“We’re confident we’ll get back to steady and stable growth, however the road there will continue to be a bumpy one,” said Cecilia Rouse, chair of the White House Council of Economic Advisers.
While the White House budget broadly aims to rein in the deficit over time, it shows the deficit widening from roughly $1.4 trillion last fiscal year to nearly $1.6 trillion this year and $1.8 trillion next year. The amount of debt held by the public will rise to roughly 110% of gross domestic product in 2033 from roughly 98% this year.
Much of the government’s spending is considered mandatory, such as funding for Social Security and other safety-net programs already set into law. About $1.7 trillion of the budget is discretionary spending that the White House is asking Congress to approve this year, including about $885 billion for defense and roughly $809 billion for nondefense and veterans’ health programs.
The Pentagon budget request for $842 billion is a 3.2% increase from what Congress enacted last year. The national security request includes an additional $7 billion for military support for Ukraine and $23.6 billion for the Department of Energy as part of the modernization of sea, land and air-based nuclear weapons. Further support for Ukraine is expected by analysts to come in the form of supplemental requests to Congress for additional funds to provide weapons directly and replenish U.S. and allies’ stocks.
As the Biden administration faces criticism from Republicans over violent crime rates in some cities, the budget calls for $19.4 billion over 10 years for various crime-prevention strategies and $5 billion for community programs to fight violence. Mr. Biden, who has stressed that he doesn’t want to strip police departments of funding, is also seeking money to help local police departments hire, with a goal of putting 100,000 additional officers on the streets.
The president will also propose raising taxes on wealthier people and corporations to help pay for his proposals. For instance, the budget is expected to include a plan to impose minimum taxes on very wealthy Americans, who often pay little in taxes if they don’t sell their investments and realize income. That tax would be 25%, up from last year’s 20% proposal.
Mr. Biden called for quadrupling the 1% tax on stock buybacks that took effect in January, which the White House has said would encourage companies to invest in their growth instead of boosting shareholders. Other tax-increase proposals include new limits on wealthy people’s tax-advantaged retirement accounts, higher levies on oil-and-gas companies, and higher tax rates on private-equity managers’ carried-interest income.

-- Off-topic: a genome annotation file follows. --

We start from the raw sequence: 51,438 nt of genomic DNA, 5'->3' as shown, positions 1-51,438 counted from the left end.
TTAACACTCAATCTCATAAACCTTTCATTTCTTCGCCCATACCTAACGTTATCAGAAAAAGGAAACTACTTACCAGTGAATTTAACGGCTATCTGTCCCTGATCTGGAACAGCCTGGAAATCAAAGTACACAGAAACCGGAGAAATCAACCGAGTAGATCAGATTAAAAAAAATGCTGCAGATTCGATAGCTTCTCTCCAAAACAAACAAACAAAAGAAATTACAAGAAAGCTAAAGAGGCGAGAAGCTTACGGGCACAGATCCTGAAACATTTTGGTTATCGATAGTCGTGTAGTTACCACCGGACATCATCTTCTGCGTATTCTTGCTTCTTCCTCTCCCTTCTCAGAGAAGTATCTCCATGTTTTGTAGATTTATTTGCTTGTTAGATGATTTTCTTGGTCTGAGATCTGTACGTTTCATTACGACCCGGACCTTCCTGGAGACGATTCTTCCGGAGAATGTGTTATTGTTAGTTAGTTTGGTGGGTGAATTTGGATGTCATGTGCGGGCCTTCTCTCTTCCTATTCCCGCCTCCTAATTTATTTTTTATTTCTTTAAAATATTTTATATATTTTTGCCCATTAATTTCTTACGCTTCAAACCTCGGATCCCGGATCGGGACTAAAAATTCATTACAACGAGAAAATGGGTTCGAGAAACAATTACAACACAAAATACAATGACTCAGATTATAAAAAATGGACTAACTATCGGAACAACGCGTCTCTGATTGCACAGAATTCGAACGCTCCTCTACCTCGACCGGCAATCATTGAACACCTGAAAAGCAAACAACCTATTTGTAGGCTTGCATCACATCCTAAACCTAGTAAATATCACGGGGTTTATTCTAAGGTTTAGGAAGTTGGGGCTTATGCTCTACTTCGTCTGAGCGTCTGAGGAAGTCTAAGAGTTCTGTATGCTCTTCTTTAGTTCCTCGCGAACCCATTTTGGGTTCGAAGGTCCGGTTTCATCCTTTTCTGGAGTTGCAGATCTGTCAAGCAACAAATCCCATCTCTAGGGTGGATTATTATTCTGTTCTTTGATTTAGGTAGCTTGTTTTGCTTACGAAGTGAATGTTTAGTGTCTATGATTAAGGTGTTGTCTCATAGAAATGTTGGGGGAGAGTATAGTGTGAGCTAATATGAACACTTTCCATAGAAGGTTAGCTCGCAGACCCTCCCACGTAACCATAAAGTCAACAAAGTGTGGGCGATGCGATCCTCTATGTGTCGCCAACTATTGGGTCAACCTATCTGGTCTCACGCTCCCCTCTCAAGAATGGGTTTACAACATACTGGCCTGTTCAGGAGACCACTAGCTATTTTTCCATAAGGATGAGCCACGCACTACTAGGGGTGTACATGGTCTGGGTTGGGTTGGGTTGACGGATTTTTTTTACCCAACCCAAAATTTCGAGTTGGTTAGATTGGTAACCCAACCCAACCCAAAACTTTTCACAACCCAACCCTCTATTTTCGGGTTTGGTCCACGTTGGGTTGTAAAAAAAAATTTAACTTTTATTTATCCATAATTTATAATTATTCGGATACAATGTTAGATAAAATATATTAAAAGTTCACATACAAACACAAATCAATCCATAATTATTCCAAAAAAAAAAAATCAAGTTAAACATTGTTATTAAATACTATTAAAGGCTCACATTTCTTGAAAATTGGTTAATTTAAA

Mr. Biden proposed raising the top individual tax rate to 39.6% from 37%, raising the corporate tax rate to 28% from 21%, taxing top earners’ capital gains at higher rates and increasing taxes on U.S. companies’ foreign profits to 21 percent from 10.5 percent. He also said he wants to extend tax cuts that are set to expire after 2025—but only for households making under $400,000. The White House said it has not yet determined exactly how to pay for it, and the cost of extending those tax cuts isn’t accounted for in the budget.
As the administration prepares for an expected surge in migrants at the southern border, Mr. Biden’s budget calls for roughly $25 billion for U.S. Customs and Border Protection and Immigration and Customs Enforcement—about $800 million more than the 2023 enacted level. The additional funding would allow for the hiring of 350 Border Patrol Agents and 460 processing assistants, $535 million for border security technology and $40 million to tackle fentanyl trafficking, the White House said.
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Mr. Biden called for measures to expand child care and fund a universal prekindergarten program. The budget proposed more than $22 billion for the Department of Health and Human Services’ early-care and education programs, as well as $13.1 billion for Head Start, both increases from last year’s enacted budget levels. The president reiterated his call for capping the price of insulin at $35 a month for all Americans, expanding a proposal signed into law last year that imposed the same limit for Medicare recipients.
Mr. Biden also intends to propose a 5.2% raise for federal workers, the largest increase in decades.
—Lindsay Wise contributed to this article.